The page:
That was what Motörhead represented: You were a part of a gang. If you were a Motörhead fan, you were called a Motörheadbanger — the Motörheadbangers was the name of their fan club — and we all had a common connection where we felt like we all belonged. We felt like we were belonging to something that was greater than ourselves. But there was no separation between band and fans. There was no separation between anybody; we were all just in it together. It was so fucking inspiring. That unity made me just want to be in a band and be part of that collective and do my own version of that experience. Deep ingrained in us is that aesthetic that comes directly from Lemmy and from how he took me under and let me into his inner sanctum for that summer in 1981. I'll forever be indebted to him and forever grateful.

Even after I first met him, we stayed friends. I was the first one in the building and the last one out of the building every time Motörhead came within traveling distance over the next few years. I would find them at their hotel and I would end up in Lemmy's hotel room. I would hang out with them. There's an infamous picture on the inner sleeve of the record Orgasmatron where I'm basically sitting with barf all over myself. I was so excited to see Lemmy a few years later that we were drinking from the same vodka bottle, and obviously I wasn't quite as experienced in that as the people that were in that room, so pretty soon I was wearing most of that vodka that I was drinking. I passed out in his hotel room and he took that picture and forever immortalized me on Orgasmatron, which was obviously a badge of honor [laughs]. It didn't matter what the circumstances were, I was on the inner sleeve of one of the Motörhead records in full force.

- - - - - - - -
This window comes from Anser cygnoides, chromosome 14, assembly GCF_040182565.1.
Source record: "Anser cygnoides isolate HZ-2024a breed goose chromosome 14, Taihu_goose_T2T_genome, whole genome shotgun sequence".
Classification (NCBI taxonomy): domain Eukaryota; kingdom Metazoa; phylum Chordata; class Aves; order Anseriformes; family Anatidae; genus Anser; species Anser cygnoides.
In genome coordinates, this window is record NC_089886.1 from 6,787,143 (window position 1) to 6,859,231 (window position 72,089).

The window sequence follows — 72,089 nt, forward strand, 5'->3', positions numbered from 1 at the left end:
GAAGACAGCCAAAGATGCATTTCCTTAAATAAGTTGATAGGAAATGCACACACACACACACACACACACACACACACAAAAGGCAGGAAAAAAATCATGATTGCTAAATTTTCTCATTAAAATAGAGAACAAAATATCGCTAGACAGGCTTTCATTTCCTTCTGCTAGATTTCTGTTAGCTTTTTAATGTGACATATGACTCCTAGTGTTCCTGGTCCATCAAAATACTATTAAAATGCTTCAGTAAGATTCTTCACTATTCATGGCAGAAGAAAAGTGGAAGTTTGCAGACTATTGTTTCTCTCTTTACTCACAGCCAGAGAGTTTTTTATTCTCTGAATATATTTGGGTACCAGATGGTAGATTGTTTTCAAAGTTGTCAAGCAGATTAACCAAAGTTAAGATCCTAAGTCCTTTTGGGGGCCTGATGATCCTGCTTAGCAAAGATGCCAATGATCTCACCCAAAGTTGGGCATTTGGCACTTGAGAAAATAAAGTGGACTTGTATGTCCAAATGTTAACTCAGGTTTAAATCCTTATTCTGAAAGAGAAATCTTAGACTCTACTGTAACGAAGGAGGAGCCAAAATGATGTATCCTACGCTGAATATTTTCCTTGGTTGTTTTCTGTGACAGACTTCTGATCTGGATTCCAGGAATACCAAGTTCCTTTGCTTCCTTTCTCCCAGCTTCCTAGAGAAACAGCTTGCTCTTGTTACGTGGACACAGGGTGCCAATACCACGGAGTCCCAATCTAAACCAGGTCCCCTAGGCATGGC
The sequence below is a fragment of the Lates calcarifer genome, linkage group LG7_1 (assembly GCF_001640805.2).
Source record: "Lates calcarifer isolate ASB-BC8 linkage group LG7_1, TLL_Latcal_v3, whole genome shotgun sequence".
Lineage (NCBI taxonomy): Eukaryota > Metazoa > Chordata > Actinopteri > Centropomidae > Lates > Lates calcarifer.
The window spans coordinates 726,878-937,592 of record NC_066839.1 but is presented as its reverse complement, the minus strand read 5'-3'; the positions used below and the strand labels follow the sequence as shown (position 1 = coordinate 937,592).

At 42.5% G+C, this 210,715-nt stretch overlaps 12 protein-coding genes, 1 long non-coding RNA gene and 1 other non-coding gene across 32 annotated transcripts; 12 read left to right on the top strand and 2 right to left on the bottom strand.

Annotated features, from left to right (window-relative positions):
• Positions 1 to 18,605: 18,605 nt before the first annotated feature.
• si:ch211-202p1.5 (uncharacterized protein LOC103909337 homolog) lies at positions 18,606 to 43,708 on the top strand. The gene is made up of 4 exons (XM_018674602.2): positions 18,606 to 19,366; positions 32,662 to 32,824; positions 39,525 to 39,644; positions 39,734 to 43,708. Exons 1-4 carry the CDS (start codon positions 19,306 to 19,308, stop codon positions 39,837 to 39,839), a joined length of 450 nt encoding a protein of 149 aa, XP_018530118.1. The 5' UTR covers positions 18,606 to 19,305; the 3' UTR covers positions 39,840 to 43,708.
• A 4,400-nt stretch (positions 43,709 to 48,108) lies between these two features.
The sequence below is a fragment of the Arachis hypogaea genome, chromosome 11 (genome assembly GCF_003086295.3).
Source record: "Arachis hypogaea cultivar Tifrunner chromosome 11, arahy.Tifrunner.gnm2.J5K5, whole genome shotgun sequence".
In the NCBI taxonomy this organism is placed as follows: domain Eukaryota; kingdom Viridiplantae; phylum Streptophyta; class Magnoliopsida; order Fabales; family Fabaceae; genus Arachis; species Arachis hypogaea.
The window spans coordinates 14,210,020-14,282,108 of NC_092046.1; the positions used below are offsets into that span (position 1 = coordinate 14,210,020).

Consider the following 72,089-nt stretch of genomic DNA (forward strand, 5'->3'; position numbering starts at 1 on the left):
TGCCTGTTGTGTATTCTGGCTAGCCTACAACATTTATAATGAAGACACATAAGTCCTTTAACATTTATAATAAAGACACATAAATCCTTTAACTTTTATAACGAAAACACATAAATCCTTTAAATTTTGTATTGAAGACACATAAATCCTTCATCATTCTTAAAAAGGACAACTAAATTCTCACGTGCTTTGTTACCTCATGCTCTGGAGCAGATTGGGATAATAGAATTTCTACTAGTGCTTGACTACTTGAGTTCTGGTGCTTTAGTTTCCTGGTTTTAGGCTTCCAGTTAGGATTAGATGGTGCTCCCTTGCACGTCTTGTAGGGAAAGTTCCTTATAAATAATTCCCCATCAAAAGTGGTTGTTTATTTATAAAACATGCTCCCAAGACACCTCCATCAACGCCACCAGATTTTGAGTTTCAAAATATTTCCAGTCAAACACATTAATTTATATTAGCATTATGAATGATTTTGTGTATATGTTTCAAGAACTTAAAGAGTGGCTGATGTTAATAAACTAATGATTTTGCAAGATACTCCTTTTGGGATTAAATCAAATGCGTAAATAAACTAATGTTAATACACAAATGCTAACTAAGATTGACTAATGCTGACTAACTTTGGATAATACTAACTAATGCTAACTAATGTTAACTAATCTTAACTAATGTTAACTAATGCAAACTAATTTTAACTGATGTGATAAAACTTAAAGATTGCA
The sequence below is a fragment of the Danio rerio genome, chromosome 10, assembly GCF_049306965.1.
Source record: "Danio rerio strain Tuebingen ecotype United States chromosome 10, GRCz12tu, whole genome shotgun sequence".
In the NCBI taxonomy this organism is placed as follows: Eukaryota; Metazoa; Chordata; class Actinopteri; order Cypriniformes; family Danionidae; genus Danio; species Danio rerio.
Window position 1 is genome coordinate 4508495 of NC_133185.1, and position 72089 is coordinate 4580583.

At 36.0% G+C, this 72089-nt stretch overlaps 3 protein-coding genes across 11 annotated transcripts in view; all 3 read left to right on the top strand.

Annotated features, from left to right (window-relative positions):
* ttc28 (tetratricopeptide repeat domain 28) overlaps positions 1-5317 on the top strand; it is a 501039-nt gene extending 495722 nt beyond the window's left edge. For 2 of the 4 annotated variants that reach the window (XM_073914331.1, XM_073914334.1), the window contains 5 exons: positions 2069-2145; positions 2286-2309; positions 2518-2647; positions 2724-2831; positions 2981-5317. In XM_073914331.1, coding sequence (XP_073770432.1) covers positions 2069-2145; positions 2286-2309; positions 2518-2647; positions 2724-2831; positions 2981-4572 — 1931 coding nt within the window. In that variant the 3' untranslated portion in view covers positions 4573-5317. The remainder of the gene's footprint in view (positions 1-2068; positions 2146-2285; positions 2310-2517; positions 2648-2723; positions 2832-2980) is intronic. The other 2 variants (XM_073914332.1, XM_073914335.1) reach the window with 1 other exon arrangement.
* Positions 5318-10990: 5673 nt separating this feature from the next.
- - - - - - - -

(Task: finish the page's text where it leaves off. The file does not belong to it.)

Metallica had just started breaking at that time. Lemmy was like a godfather, a parental figure. He was someone you felt completely safe with. You were never judged. You were never intellectualized. You were never questioned. You were always just welcomed in to whatever level that they were capable of. It was like you were instantly just welcomed into the inner sanctum. It made you feel alive and it made you feel important. It made you feel like you were a part of something that was so much bigger than you, and it was such a safe and invigorating place for kids like myself, because it gave us a purpose.